When Apple introduced iOS 14, one of the most unexpectedly popular new features was the ability to add widgets and configure your iPhone Home Screen. In addition to adding widgets from the apps already on your device, Widgetsmith was an app that allowed you to create custom widgets with different colors and fonts to display things like your calendar, or the weather, or the phases of the moon.
It even allowed you to add timed widgets, which change throughout the day based on what information you want to display. Those features made it an instant hit for people who wanted to customize their Home Screen. It just so happens that a lot of people fall into that category--and many of them are on TikTok. When videos of people showing off their configurations went viral, so did the app.
As a result, Widgetsmith suddenly became the number one most popular free app in the iOS App Store, where it remained for more than two weeks. That, in and of itself, is pretty extraordinary, considering it was competing with apps like Zoom, YouTube, and, well, TikTok.
I spoke with David Smith, the independent developer behind Widgetsmith, about the story behind its fast and extraordinary success. Make no mistake, however, the story of Widgetsmith didn't happen overnight.
Smith had about six weeks to build the app between the time he settled on the idea near the end of July, and the time Apple released iOS 14 in September. That still seems like a remarkably short amount of time to build something new, but the path of success for Widgetsmith really started long before that.
Smith has been developing apps since the App Store launched to third-party developers in 2008. That's more than 12 years. Over that time, he says he's created 59 apps, most of which you've never heard of. His most successful project prior to Widgetsmith is an app called Pedometer++, which was released with the iPhone 5s, and took advantage of the step counter feature.
That app, however, pales in comparison to Widgetsmith, which was downloaded more than 50 million times since its launch last September. In fact, Smith told me that Widgetsmith had more downloads in a single day than Pedometer++ has had in the entire time since it launched in 2013.
It would be easy to think that Widgetsmith is the classic example of a completely unexpected overnight success--an app that was in the exact right place at the exact right time. In one sense, that's exactly the case.
The thing is, almost nothing that looks like an overnight success actually is. Instead, it's almost always the result of lots of hard work, usually over the course of weeks and months and years. It's just that you never see anything that comes before the "success" part.
"Part of my thing is that I have launched a lot of apps, which means that, in some ways, I failed a lot of times," said Smith. "But moreover, it's the sense that I've, I know how to make an app very well now."
It turns out that repetition of building apps over and over was a big part in influencing all of the little decisions along the way that led Smith to build probably the most popular independent app in the world last year.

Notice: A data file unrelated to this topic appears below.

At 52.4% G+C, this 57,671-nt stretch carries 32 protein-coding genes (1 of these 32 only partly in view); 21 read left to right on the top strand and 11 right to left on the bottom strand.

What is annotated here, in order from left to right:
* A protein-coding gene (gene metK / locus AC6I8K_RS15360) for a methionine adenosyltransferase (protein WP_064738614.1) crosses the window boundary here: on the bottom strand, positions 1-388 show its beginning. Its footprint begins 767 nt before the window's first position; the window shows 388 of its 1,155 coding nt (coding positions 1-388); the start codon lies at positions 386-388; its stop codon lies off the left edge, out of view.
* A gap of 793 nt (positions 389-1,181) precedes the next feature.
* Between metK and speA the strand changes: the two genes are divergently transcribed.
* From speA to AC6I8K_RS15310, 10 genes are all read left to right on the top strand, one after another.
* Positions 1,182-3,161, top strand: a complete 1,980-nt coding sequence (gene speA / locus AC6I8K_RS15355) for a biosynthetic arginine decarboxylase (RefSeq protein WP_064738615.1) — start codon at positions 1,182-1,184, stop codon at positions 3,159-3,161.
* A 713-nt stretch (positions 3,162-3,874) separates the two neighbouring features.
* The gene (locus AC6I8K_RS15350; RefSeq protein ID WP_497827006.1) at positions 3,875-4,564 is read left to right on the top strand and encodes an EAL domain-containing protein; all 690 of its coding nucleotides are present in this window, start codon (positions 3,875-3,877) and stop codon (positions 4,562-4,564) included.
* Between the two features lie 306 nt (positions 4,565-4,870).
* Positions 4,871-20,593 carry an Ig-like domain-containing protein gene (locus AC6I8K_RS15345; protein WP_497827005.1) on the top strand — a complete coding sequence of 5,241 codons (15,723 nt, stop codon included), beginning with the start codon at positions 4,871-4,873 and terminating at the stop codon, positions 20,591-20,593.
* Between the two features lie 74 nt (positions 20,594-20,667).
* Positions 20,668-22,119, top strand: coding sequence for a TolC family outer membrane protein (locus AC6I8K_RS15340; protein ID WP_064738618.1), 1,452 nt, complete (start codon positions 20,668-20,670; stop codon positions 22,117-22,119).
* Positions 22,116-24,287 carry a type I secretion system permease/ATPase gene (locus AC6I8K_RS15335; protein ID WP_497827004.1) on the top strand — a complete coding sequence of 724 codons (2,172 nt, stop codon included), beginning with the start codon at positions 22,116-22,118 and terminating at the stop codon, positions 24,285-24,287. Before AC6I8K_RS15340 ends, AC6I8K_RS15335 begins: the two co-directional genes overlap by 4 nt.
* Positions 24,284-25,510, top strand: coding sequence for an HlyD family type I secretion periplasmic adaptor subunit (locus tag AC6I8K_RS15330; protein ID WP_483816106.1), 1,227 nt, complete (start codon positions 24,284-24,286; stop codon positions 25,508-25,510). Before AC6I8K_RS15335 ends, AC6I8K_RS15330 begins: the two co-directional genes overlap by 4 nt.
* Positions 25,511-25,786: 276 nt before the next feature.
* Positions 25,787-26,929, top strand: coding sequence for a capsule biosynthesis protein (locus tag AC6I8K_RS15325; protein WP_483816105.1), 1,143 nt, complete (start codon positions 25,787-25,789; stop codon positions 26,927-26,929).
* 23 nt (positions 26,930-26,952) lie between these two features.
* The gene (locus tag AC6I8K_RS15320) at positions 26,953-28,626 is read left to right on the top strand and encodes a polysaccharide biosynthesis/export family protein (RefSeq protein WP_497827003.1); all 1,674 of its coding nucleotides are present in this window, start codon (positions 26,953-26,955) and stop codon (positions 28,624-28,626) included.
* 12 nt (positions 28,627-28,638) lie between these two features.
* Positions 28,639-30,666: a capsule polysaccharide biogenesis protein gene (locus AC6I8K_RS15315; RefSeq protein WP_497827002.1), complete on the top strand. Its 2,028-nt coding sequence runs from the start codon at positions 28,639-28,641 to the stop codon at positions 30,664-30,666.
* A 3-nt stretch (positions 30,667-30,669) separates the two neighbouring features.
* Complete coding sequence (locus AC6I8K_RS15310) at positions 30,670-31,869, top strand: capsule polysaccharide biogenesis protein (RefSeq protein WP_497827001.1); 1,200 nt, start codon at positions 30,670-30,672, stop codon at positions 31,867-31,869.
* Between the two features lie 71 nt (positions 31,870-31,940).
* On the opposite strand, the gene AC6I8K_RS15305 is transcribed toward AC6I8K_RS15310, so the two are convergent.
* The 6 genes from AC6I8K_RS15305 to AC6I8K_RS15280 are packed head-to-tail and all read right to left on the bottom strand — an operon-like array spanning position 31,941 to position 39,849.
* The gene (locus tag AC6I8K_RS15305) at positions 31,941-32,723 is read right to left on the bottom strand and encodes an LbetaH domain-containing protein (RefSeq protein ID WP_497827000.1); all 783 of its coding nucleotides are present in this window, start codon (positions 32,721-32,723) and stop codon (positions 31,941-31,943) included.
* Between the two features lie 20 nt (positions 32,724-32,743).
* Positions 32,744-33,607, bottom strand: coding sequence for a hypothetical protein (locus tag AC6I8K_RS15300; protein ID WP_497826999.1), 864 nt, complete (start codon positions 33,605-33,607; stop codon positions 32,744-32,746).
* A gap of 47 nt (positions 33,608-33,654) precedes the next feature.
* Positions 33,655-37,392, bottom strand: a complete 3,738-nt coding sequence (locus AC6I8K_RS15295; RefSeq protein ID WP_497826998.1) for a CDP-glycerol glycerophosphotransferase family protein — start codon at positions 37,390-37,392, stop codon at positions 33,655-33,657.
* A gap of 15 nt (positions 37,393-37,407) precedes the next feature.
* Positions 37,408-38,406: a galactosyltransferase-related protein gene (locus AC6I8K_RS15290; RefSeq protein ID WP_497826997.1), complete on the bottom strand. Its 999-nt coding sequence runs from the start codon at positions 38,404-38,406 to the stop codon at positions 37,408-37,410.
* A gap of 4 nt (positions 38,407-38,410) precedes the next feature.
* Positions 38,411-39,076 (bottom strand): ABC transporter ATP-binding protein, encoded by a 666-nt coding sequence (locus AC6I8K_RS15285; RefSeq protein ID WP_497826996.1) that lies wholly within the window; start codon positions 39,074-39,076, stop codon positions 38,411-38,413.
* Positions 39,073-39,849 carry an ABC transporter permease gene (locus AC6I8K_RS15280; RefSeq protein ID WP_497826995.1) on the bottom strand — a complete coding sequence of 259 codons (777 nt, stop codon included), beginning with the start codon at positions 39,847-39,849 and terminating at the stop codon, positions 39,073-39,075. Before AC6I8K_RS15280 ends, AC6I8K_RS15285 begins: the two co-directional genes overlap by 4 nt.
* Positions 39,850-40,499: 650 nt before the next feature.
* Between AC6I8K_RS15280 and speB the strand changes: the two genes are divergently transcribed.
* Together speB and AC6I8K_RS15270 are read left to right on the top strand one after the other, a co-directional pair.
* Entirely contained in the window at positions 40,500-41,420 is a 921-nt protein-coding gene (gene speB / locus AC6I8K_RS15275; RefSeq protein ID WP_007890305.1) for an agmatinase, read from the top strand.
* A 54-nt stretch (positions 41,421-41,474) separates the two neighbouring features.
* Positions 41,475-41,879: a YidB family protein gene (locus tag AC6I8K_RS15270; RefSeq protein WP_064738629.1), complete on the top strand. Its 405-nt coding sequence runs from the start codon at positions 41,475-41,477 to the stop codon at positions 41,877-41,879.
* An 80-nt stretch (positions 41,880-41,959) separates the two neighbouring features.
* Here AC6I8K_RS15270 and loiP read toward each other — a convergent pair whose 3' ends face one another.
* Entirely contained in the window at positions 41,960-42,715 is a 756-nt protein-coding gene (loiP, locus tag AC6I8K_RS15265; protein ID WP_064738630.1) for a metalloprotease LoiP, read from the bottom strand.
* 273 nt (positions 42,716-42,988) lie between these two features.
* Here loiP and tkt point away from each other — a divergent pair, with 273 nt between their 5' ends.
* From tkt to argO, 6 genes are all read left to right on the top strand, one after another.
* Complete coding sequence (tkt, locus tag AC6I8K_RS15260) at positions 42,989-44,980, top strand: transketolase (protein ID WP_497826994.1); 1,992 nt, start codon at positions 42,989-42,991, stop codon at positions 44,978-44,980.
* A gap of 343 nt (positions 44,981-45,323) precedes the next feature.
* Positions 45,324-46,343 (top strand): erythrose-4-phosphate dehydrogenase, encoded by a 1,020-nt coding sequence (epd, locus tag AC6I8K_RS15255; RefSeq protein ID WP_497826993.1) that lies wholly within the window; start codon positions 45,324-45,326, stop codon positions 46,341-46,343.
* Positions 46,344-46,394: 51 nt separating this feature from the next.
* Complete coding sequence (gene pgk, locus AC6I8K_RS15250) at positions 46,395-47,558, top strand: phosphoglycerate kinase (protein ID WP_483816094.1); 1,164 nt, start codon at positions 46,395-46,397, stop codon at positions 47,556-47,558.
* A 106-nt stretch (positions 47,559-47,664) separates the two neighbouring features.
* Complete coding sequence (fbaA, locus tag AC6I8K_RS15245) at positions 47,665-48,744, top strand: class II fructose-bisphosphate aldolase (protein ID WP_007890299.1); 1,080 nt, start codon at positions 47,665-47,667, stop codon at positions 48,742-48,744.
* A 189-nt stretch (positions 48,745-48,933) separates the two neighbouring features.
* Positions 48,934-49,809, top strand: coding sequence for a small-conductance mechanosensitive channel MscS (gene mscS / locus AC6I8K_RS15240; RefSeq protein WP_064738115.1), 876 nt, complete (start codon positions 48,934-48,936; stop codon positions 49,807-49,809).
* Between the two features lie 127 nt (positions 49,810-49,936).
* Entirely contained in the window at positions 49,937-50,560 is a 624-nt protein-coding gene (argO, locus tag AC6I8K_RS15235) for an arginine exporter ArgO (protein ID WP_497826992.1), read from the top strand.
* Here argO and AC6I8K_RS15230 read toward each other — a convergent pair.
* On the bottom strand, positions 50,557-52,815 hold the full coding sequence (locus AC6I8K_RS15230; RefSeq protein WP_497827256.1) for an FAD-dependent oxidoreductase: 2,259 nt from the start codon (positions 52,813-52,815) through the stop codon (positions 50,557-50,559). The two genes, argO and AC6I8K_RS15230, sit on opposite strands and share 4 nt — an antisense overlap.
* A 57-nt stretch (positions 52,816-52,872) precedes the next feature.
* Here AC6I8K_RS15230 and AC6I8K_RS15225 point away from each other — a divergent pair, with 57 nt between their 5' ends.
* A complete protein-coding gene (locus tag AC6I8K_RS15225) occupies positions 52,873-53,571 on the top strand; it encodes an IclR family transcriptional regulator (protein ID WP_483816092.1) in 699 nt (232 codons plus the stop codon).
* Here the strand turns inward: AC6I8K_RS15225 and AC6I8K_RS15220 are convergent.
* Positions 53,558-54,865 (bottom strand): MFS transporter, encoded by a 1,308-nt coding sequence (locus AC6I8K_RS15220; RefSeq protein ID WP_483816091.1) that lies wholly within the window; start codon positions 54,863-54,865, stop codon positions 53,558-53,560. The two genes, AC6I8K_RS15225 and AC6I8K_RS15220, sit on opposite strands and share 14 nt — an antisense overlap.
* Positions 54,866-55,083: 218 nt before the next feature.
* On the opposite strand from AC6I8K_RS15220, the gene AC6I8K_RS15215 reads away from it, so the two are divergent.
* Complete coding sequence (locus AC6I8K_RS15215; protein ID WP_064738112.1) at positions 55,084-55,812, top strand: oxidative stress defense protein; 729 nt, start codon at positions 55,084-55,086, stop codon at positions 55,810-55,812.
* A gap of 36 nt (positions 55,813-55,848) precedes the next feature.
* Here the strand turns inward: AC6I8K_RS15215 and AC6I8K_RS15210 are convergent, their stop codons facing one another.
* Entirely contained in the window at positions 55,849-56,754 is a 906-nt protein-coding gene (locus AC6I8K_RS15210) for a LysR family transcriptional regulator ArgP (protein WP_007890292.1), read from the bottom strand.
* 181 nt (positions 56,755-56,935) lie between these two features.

"All of those other apps that I built in the past helped," Smith said. "I need to, for example, get the user's current calendar events so that I can put it in a widget. I know how to get calendar events and pull them into a widget. I've done this in another app before."
That kind of motor memory also turned out to be very important in this particular case since Apple only gave developers 24 hours from the time it announced iOS 14 would be available to the public and the time it was released.
"I had about a 12-hour window, I would say, where I needed to get my app packaged up submitted to Apple and ready to go, in order to be there on day one," Smith told me. "I think knowing that process meant that I was able to be in there from day one because I knew how to do that from my past experience."
Often, the simplest form of success is what happens when a stroke of good fortune meets years of hard work and preparation. Plenty of people work hard their whole lives but never come across the kind of luck associated with having your app go viral on TikTok. At the same time, plenty of viral social media stories flame out immediately. They never put in the work or preparation that would allow them to capitalize on the moment.
That's exactly what Widgetsmith was able to do. "I put myself in a position to be able to capitalize on an opportunity, but the fact that the opportunity ended up taking off was largely out of my hands," Smith said.
"I thought I was building something that was a very niche tool for a kind of like power user--someone who's very fiddly and like particular about what they want on their phone," he told me.
"And it turned out that everybody is that power user who was very fiddly about what they want their Home Screen to look like. I just completely misjudged the size of the market that I was addressing. I thought I was targeting a very specific group of people. And it turned out that that very specific group of people was like everyone."
The result was that he had an app that met a need no one really even knew existed, at the very moment it took off in ways no one could have anticipated. Just don't call it an overnight success.